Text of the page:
Business / Economy

'Purpose, urgency' to reform

By Amy He (China Daily) Updated: 2014-10-23 07:30

'Purpose, urgency' to reform

Containers being unloaded at a wharf in Lianyungang port, Jiangsu province, on Oct 8. A new report estimates that China's GDP growth will be 6 percent by 2020. [Photo provided to China Daily]

New report says Third Plenum blueprint to help China become advanced nation

A year after China's Third Plenum reforms were announced, Beijing has shown that it is "moving ahead across all economic dimensions with purpose and urgency", says a new report released by the Asia Society on Wednesday.

The Asia Society Policy Institute, the group's new think tank, called the Third Plenum economic reforms "game changing - far more than a minor adjustment of business as usual or an attempt to stall for time".

The new report, entitled Avoiding the Blind Alley: China's Economic Overhaul and Its Global Implications, discusses the status of China's economic overhaul as the country moves forward under the leadership of President Xi Jinping.

"With the launch of the Asia Society Policy Institute, we really seek to look at issues where there isn't full understanding of the implications and do a thorough analysis to help the world better understand the major trends in Asia and in China," Josette Sheeran, president and CEO of Asia Society, told China Daily.

"We feel it is important to have taken a look at the large-scale economic reforms that were announced 11 months ago, to look at the full body of work and the implementation since then," she said.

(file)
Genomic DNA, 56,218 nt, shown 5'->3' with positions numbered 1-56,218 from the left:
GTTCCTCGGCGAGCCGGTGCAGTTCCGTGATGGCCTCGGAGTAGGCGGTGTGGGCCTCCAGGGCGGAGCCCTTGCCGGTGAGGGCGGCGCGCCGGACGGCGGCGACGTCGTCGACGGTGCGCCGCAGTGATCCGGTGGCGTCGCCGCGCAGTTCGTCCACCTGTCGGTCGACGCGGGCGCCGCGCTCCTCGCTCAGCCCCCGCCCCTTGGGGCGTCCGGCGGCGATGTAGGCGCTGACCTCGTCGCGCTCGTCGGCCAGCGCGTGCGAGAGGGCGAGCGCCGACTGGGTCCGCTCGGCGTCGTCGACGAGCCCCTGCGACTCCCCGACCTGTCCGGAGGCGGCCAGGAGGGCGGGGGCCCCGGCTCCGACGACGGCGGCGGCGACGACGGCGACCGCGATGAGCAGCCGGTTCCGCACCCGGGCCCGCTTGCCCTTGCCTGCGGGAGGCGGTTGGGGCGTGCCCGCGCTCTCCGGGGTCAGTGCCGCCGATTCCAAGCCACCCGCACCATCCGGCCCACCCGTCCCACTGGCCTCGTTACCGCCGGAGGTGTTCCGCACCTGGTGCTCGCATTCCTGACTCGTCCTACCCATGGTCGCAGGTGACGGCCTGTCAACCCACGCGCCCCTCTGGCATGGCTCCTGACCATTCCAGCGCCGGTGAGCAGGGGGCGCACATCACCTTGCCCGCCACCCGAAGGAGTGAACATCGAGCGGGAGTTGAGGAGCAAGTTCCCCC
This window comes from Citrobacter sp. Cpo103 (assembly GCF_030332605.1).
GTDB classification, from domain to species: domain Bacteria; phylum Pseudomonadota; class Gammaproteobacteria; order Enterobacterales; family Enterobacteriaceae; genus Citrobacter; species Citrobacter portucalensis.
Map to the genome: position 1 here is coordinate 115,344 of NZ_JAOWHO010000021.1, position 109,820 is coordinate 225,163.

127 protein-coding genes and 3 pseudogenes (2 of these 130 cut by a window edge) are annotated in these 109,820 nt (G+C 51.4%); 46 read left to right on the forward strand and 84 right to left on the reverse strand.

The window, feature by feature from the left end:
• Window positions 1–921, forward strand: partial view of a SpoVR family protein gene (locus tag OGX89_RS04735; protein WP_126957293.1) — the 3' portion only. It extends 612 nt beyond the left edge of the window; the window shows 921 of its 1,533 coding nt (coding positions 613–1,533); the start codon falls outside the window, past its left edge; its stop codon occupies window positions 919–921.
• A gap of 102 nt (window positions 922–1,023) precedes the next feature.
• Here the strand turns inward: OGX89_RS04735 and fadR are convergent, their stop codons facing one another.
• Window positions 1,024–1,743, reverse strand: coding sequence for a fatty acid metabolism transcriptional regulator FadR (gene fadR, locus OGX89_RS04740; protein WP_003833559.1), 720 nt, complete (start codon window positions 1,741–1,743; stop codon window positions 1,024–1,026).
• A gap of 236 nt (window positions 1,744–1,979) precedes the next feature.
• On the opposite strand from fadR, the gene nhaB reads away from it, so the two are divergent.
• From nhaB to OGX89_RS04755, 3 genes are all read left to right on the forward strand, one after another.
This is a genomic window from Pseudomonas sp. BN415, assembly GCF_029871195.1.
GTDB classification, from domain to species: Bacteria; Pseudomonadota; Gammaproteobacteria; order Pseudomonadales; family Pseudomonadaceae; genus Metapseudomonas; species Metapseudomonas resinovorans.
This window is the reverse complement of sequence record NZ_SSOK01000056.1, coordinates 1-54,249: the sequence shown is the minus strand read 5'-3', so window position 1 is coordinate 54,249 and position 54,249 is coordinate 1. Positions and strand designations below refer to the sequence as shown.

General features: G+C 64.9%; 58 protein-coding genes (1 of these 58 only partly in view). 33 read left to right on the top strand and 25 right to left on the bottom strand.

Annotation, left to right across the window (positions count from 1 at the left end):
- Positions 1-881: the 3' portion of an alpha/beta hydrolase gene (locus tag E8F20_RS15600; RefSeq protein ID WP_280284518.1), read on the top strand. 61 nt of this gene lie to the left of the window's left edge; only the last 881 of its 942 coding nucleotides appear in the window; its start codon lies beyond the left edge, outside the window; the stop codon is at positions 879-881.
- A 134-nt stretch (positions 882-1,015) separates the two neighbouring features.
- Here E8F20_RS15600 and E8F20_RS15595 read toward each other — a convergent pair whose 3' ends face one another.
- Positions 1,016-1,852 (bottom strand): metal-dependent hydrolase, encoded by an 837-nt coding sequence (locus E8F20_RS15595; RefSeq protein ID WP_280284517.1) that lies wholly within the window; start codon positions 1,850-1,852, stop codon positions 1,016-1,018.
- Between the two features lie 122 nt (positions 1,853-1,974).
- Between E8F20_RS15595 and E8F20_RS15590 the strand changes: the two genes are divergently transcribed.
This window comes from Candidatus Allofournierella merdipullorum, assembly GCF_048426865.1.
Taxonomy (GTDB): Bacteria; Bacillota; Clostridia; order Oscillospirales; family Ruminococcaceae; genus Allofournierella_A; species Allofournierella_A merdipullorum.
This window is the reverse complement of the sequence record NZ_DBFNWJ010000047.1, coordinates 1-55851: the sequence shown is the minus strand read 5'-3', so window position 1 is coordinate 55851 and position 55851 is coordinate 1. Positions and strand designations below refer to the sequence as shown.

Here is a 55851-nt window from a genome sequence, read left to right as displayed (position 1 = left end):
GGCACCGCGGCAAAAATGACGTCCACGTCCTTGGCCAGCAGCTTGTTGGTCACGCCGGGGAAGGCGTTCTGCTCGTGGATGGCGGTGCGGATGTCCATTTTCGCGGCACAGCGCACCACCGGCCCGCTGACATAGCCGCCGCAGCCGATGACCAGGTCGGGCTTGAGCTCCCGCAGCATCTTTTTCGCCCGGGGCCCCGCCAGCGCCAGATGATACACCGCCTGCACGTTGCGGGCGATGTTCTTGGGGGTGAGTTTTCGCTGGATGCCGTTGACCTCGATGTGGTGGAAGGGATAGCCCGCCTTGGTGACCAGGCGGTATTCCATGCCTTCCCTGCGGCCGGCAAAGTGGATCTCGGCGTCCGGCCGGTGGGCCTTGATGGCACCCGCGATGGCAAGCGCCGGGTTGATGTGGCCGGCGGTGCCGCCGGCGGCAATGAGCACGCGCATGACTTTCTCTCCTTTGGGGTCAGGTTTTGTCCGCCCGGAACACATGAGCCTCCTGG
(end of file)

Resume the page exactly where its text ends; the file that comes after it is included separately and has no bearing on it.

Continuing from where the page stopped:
"Our main conclusion is that these reforms are clear, they are very comprehensive, and they're very compatible with China becoming an advanced economy."

Dan Rosen, author of the report and cofounder of research firm Rhodium Group, predicts that China's GDP growth will be 6 percent by 2020, which he said falls on the optimistic side of the spectrum.

His figure is in the same range as projections released by the World Bank and the International Monetary Fund. The World Bank prodicted that Chinese GDP growth will hit 7 percent in the same time period and the IMF, 6.6 percent.

"The most important takeaway from the study is that China has the opportunity to deliver 6 percent GDP growth all the way through to 2020 if it gets reform right. The stakes are huge for doing that," he said.

With trade, for example, Rosen said that if China can see its reforms through, exports will increase from $2.4 trillion in 2013 to $3.5 trillion by 2020. Imports will jump to $3.7 trillion by 2020, from $2.1 trillion in 2013, which would make a "huge difference to the rest of the world".

"One of the reasons we did this report is that people are underestimating the reforms," Sheeran said, "and it's important to see the extraordinary opportunities that will open up under this soft landing scenario. Just the increase of imports into China alone really points to an opportunity."

If China were to hit a hard landing, the rest of the world would definitely feel the effects as well, she said.

"It also means potentially a less stable and confident China to be partnered with around the world, so it's very much in the US' interest to see China come through this and hit its potential," she added.

A year after the reforms were announced, there are China watchers who have said that economic reform has not happened at a pace that shows confidence from the Chinese government, which Rosen said should be considered from both sides.

"For many Chinese researchers, a lot of this is not transparent, and hard to sort out. There needs to be a little bit of appreciation from the Chinese side of why there's this sort of reaction around the world," said Rosen.

"Here in the US, people need to bear in mind all the challenges that come with undertaking reform in China, given all the social and developmental challenges the country faces."

'Purpose, urgency' to reform

'Purpose, urgency' to reform

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